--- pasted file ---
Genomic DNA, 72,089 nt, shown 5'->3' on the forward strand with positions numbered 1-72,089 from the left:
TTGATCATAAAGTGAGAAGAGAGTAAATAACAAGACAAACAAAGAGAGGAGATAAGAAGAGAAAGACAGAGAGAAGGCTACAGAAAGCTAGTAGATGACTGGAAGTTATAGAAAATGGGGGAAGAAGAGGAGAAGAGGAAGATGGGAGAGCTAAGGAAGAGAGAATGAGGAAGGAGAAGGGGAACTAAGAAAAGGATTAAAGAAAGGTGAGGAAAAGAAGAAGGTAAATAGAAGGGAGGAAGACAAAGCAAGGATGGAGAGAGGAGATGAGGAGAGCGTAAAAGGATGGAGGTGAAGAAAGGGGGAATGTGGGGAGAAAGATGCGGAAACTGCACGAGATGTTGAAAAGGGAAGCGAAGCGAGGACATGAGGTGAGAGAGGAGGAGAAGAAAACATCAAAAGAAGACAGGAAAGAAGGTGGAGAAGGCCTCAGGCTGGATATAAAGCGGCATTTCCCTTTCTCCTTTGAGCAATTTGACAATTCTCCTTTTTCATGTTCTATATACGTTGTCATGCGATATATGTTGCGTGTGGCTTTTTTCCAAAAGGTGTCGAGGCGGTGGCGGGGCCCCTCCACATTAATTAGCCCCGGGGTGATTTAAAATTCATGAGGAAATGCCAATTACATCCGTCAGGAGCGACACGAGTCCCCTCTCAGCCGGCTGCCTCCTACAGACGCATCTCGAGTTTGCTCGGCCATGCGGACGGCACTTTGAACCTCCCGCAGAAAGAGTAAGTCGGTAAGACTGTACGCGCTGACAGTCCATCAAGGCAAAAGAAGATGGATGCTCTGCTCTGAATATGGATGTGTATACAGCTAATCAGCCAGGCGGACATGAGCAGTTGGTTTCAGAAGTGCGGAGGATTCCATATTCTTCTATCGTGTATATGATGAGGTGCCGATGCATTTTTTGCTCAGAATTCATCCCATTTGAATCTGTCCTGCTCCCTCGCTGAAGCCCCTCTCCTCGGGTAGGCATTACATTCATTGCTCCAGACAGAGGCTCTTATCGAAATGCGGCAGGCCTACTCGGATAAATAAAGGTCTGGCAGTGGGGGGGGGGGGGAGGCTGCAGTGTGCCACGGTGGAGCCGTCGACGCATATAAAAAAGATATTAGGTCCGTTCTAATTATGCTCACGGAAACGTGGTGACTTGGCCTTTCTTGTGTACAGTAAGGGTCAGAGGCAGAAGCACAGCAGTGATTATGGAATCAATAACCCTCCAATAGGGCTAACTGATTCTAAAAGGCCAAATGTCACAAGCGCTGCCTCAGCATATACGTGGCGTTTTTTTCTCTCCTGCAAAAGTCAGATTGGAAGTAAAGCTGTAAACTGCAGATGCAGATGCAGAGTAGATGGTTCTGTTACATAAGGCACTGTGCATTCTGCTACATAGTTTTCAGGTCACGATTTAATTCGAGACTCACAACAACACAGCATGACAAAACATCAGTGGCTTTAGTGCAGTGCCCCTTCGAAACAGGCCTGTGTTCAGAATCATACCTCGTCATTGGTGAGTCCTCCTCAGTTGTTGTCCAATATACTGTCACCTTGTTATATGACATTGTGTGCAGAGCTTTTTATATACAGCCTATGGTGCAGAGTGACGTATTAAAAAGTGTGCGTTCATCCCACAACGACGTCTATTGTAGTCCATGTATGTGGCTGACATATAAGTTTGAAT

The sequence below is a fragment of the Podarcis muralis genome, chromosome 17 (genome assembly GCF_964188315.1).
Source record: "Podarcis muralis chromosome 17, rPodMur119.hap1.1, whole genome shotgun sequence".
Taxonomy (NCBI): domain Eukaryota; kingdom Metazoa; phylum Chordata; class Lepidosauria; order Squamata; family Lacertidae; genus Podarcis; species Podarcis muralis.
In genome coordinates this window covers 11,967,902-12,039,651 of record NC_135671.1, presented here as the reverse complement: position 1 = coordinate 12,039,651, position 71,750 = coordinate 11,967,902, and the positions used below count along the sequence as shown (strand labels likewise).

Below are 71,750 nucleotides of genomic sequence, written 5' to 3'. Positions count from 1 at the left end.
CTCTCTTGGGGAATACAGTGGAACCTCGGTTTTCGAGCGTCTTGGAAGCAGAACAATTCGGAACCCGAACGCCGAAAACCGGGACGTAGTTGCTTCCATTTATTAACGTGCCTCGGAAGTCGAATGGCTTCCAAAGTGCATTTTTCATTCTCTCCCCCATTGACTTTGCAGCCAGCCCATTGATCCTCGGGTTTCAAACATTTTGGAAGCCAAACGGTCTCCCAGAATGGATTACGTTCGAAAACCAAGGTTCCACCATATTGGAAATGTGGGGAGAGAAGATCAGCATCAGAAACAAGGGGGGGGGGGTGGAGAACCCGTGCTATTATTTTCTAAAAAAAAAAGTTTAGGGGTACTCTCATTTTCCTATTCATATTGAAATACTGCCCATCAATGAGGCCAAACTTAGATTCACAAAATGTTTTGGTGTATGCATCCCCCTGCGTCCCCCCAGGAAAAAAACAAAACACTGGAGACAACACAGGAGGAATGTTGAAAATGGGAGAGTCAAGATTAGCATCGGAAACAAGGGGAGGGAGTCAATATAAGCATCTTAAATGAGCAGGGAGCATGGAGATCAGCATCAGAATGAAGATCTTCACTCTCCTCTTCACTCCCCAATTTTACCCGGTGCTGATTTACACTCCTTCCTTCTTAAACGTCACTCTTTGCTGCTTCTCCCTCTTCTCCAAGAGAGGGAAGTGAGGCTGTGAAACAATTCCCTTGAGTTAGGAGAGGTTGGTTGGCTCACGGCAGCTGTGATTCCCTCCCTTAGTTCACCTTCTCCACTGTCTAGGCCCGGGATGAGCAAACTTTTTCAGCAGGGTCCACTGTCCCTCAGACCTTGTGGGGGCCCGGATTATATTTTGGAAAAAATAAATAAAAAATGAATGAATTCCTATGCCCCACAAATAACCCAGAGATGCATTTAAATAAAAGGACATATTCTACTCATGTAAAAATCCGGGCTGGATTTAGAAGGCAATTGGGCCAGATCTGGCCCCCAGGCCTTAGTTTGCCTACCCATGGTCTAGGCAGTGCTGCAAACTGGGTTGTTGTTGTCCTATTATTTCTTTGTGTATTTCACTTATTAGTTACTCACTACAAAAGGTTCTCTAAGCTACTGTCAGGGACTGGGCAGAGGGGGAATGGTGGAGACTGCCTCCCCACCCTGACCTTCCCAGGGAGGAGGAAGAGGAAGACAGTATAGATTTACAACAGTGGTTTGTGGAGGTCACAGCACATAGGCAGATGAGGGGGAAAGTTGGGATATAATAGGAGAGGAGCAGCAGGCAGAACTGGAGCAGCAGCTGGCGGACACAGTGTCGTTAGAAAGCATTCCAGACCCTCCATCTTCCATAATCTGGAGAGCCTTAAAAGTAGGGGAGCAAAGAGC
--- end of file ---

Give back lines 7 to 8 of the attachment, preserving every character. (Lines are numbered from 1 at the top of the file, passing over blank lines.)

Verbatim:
Below are 71,750 nucleotides of genomic sequence, written 5' to 3'. Positions count from 1 at the left end.
CTCTCTTGGGGAATACAGTGGAACCTCGGTTTTCGAGCGTCTTGGAAGCAGAACAATTCGGAACCCGAACGCCGAAAACCGGGACGTAGTTGCTTCCATTTATTAACGTGCCTCGGAAGTCGAATGGCTTCCAAAGTGCATTTTTCATTCTCTCCCCCATTGACTTTGCAGCCAGCCCATTGATCCTCGGGTTTCAAACATTTTGGAAGCCAAACGGTCTCCCAGAATGGATTACGTTCGAAAACCAAGGTTCCACCATATTGGAAATGTGGGGAGAGAAGATCAGCATCAGAAACAAGGGGGGGGGGGTGGAGAACCCGTGCTATTATTTTCTAAAAAAAAAAGTTTAGGGGTACTCTCATTTTCCTATTCATATTGAAATACTGCCCATCAATGAGGCCAAACTTAGATTCACAAAATGTTTTGGTGTATGCATCCCCCTGCGTCCCCCCAGGAAAAAAACAAAACACTGGAGACAACACAGGAGGAATGTTGAAAATGGGAGAGTCAAGATTAGCATCGGAAACAAGGGGAGGGAGTCAATATAAGCATCTTAAATGAGCAGGGAGCATGGAGATCAGCATCAGAATGAAGATCTTCACTCTCCTCTTCACTCCCCAATTTTACCCGGTGCTGATTTACACTCCTTCCTTCTTAAACGTCACTCTTTGCTGCTTCTCCCTCTTCTCCAAGAGAGGGAAGTGAGGCTGTGAAACAATTCCCTTGAGTTAGGAGAGGTTGGTTGGCTCACGGCAGCTGTGATTCCCTCCCTTAGTTCACCTTCTCCACTGTCTAGGCCCGGGATGAGCAAACTTTTTCAGCAGGGTCCACTGTCCCTCAGACCTTGTGGGGGCCCGGATTATATTTTGGAAAAAATAAATAAAAAATGAATGAATTCCTATGCCCCACAAATAACCCAGAGATGCATTTAAATAAAAGGACATATTCTACTCATGTAAAAATCCGGGCTGGATTTAGAAGGCAATTGGGCCAGATCTGGCCCCCAGGCCTTAGTTTGCCTACCCATGGTCTAGGCAGTGCTGCAAACTGGGTTGTTGTTGTCCTATTATTTCTTTGTGTATTTCACTTATTAGTTACTCACTACAAAAGGTTCTCTAAGCTACTGTCAGGGACTGGGCAGAGGGGGAATGGTGGAGACTGCCTCCCCACCCTGACCTTCCCAGGGAGGAGGAAGAGGAAGACAGTATAGATTTACAACAGTGGTTTGTGGAGGTCACAGCACATAGGCAGATGAGGGGGAAAGTTGGGATATAATAGGAGAGGAGCAGCAGGCAGAACTGGAGCAGCAGCTGGCGGACACAGTGTCGTTAGAAAGCATTCCAGACCCTCCATCTTCCATAATCTGGAGAGCCTTAAAAGTAGGGGAGCAAAGAGC